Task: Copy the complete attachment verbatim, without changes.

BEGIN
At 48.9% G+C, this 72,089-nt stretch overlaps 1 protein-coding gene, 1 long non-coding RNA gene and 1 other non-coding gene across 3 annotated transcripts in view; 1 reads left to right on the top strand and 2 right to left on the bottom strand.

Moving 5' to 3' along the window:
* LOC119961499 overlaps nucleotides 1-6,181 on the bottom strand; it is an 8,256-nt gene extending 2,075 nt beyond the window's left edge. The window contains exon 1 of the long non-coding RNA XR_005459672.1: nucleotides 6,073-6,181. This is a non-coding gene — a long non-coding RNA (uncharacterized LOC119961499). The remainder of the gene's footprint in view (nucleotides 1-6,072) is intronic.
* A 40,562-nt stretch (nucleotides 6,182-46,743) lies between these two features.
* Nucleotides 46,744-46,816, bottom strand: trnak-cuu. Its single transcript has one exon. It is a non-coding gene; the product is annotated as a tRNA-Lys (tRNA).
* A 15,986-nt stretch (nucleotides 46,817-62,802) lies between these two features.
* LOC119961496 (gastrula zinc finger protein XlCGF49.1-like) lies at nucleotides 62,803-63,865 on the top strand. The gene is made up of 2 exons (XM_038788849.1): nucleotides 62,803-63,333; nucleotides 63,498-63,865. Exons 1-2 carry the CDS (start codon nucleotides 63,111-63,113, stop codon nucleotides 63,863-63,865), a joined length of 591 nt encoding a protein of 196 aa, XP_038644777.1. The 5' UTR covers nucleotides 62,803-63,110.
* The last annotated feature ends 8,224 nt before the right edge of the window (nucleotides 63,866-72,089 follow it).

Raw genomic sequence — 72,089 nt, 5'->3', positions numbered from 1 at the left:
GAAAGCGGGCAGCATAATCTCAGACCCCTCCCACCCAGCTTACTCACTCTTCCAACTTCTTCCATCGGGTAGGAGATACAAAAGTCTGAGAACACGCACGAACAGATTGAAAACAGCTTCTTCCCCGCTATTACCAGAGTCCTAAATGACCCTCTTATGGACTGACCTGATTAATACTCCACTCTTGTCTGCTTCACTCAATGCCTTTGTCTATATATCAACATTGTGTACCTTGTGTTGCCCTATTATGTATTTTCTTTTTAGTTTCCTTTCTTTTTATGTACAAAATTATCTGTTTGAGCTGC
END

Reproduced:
At 48.9% G+C, this 72,089-nt stretch overlaps 1 protein-coding gene, 1 long non-coding RNA gene and 1 other non-coding gene across 3 annotated transcripts in view; 1 reads left to right on the top strand and 2 right to left on the bottom strand.

Moving 5' to 3' along the window:
* LOC119961499 overlaps nucleotides 1-6,181 on the bottom strand; it is an 8,256-nt gene extending 2,075 nt beyond the window's left edge. The window contains exon 1 of the long non-coding RNA XR_005459672.1: nucleotides 6,073-6,181. This is a non-coding gene — a long non-coding RNA (uncharacterized LOC119961499). The remainder of the gene's footprint in view (nucleotides 1-6,072) is intronic.
* A 40,562-nt stretch (nucleotides 6,182-46,743) lies between these two features.
* Nucleotides 46,744-46,816, bottom strand: trnak-cuu. Its single transcript has one exon. It is a non-coding gene; the product is annotated as a tRNA-Lys (tRNA).
* A 15,986-nt stretch (nucleotides 46,817-62,802) lies between these two features.
* LOC119961496 (gastrula zinc finger protein XlCGF49.1-like) lies at nucleotides 62,803-63,865 on the top strand. The gene is made up of 2 exons (XM_038788849.1): nucleotides 62,803-63,333; nucleotides 63,498-63,865. Exons 1-2 carry the CDS (start codon nucleotides 63,111-63,113, stop codon nucleotides 63,863-63,865), a joined length of 591 nt encoding a protein of 196 aa, XP_038644777.1. The 5' UTR covers nucleotides 62,803-63,110.
* The last annotated feature ends 8,224 nt before the right edge of the window (nucleotides 63,866-72,089 follow it).

Raw genomic sequence — 72,089 nt, 5'->3', positions numbered from 1 at the left:
GAAAGCGGGCAGCATAATCTCAGACCCCTCCCACCCAGCTTACTCACTCTTCCAACTTCTTCCATCGGGTAGGAGATACAAAAGTCTGAGAACACGCACGAACAGATTGAAAACAGCTTCTTCCCCGCTATTACCAGAGTCCTAAATGACCCTCTTATGGACTGACCTGATTAATACTCCACTCTTGTCTGCTTCACTCAATGCCTTTGTCTATATATCAACATTGTGTACCTTGTGTTGCCCTATTATGTATTTTCTTTTTAGTTTCCTTTCTTTTTATGTACAAAATTATCTGTTTGAGCTGC